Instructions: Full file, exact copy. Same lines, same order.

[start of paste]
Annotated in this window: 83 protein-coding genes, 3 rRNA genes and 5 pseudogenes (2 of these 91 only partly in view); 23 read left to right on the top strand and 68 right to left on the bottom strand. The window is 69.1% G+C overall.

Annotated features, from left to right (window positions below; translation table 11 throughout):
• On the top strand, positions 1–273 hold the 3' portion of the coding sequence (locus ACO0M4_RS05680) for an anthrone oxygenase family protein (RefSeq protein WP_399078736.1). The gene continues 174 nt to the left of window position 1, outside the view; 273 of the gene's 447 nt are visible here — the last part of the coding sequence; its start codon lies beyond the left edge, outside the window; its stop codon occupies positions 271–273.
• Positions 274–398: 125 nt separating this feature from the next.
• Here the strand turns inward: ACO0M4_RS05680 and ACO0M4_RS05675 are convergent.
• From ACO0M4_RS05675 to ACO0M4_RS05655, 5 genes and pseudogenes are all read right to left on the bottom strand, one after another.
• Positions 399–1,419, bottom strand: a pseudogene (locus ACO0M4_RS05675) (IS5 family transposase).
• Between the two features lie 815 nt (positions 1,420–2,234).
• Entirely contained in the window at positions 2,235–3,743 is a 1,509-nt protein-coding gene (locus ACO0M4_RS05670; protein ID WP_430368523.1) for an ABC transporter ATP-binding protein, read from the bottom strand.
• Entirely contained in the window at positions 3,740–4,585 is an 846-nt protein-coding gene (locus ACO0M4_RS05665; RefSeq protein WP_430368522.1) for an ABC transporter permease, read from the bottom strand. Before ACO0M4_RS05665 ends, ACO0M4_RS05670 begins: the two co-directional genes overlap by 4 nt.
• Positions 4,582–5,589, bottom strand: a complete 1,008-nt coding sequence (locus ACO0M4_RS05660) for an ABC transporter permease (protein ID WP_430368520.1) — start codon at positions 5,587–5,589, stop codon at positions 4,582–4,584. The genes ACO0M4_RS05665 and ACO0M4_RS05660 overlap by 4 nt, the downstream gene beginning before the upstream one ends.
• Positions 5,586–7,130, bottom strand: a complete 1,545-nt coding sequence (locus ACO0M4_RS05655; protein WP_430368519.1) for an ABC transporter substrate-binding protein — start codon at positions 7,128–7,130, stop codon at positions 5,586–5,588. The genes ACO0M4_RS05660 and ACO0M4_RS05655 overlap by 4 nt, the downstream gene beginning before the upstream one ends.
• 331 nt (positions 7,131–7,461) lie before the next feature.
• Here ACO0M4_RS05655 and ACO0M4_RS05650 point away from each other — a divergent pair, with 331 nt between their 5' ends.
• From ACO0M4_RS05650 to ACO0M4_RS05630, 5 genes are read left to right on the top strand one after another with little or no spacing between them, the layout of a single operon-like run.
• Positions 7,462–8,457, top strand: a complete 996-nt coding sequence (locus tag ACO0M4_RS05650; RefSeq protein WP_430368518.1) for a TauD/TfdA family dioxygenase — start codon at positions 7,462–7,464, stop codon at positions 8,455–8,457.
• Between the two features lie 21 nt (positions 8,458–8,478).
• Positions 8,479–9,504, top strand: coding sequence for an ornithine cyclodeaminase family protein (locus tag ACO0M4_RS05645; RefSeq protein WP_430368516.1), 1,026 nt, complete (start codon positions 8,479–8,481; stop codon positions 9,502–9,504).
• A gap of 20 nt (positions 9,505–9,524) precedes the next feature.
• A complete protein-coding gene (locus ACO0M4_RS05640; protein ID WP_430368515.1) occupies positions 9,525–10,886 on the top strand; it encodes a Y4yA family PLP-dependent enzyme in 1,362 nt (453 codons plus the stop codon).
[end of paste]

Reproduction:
Annotated in this window: 83 protein-coding genes, 3 rRNA genes and 5 pseudogenes (2 of these 91 only partly in view); 23 read left to right on the top strand and 68 right to left on the bottom strand. The window is 69.1% G+C overall.

Annotated features, from left to right (window positions below; translation table 11 throughout):
• On the top strand, positions 1–273 hold the 3' portion of the coding sequence (locus ACO0M4_RS05680) for an anthrone oxygenase family protein (RefSeq protein WP_399078736.1). The gene continues 174 nt to the left of window position 1, outside the view; 273 of the gene's 447 nt are visible here — the last part of the coding sequence; its start codon lies beyond the left edge, outside the window; its stop codon occupies positions 271–273.
• Positions 274–398: 125 nt separating this feature from the next.
• Here the strand turns inward: ACO0M4_RS05680 and ACO0M4_RS05675 are convergent.
• From ACO0M4_RS05675 to ACO0M4_RS05655, 5 genes and pseudogenes are all read right to left on the bottom strand, one after another.
• Positions 399–1,419, bottom strand: a pseudogene (locus ACO0M4_RS05675) (IS5 family transposase).
• Between the two features lie 815 nt (positions 1,420–2,234).
• Entirely contained in the window at positions 2,235–3,743 is a 1,509-nt protein-coding gene (locus ACO0M4_RS05670; protein ID WP_430368523.1) for an ABC transporter ATP-binding protein, read from the bottom strand.
• Entirely contained in the window at positions 3,740–4,585 is an 846-nt protein-coding gene (locus ACO0M4_RS05665; RefSeq protein WP_430368522.1) for an ABC transporter permease, read from the bottom strand. Before ACO0M4_RS05665 ends, ACO0M4_RS05670 begins: the two co-directional genes overlap by 4 nt.
• Positions 4,582–5,589, bottom strand: a complete 1,008-nt coding sequence (locus ACO0M4_RS05660) for an ABC transporter permease (protein ID WP_430368520.1) — start codon at positions 5,587–5,589, stop codon at positions 4,582–4,584. The genes ACO0M4_RS05665 and ACO0M4_RS05660 overlap by 4 nt, the downstream gene beginning before the upstream one ends.
• Positions 5,586–7,130, bottom strand: a complete 1,545-nt coding sequence (locus ACO0M4_RS05655; protein WP_430368519.1) for an ABC transporter substrate-binding protein — start codon at positions 7,128–7,130, stop codon at positions 5,586–5,588. The genes ACO0M4_RS05660 and ACO0M4_RS05655 overlap by 4 nt, the downstream gene beginning before the upstream one ends.
• 331 nt (positions 7,131–7,461) lie before the next feature.
• Here ACO0M4_RS05655 and ACO0M4_RS05650 point away from each other — a divergent pair, with 331 nt between their 5' ends.
• From ACO0M4_RS05650 to ACO0M4_RS05630, 5 genes are read left to right on the top strand one after another with little or no spacing between them, the layout of a single operon-like run.
• Positions 7,462–8,457, top strand: a complete 996-nt coding sequence (locus tag ACO0M4_RS05650; RefSeq protein WP_430368518.1) for a TauD/TfdA family dioxygenase — start codon at positions 7,462–7,464, stop codon at positions 8,455–8,457.
• Between the two features lie 21 nt (positions 8,458–8,478).
• Positions 8,479–9,504, top strand: coding sequence for an ornithine cyclodeaminase family protein (locus tag ACO0M4_RS05645; RefSeq protein WP_430368516.1), 1,026 nt, complete (start codon positions 8,479–8,481; stop codon positions 9,502–9,504).
• A gap of 20 nt (positions 9,505–9,524) precedes the next feature.
• A complete protein-coding gene (locus ACO0M4_RS05640; protein ID WP_430368515.1) occupies positions 9,525–10,886 on the top strand; it encodes a Y4yA family PLP-dependent enzyme in 1,362 nt (453 codons plus the stop codon).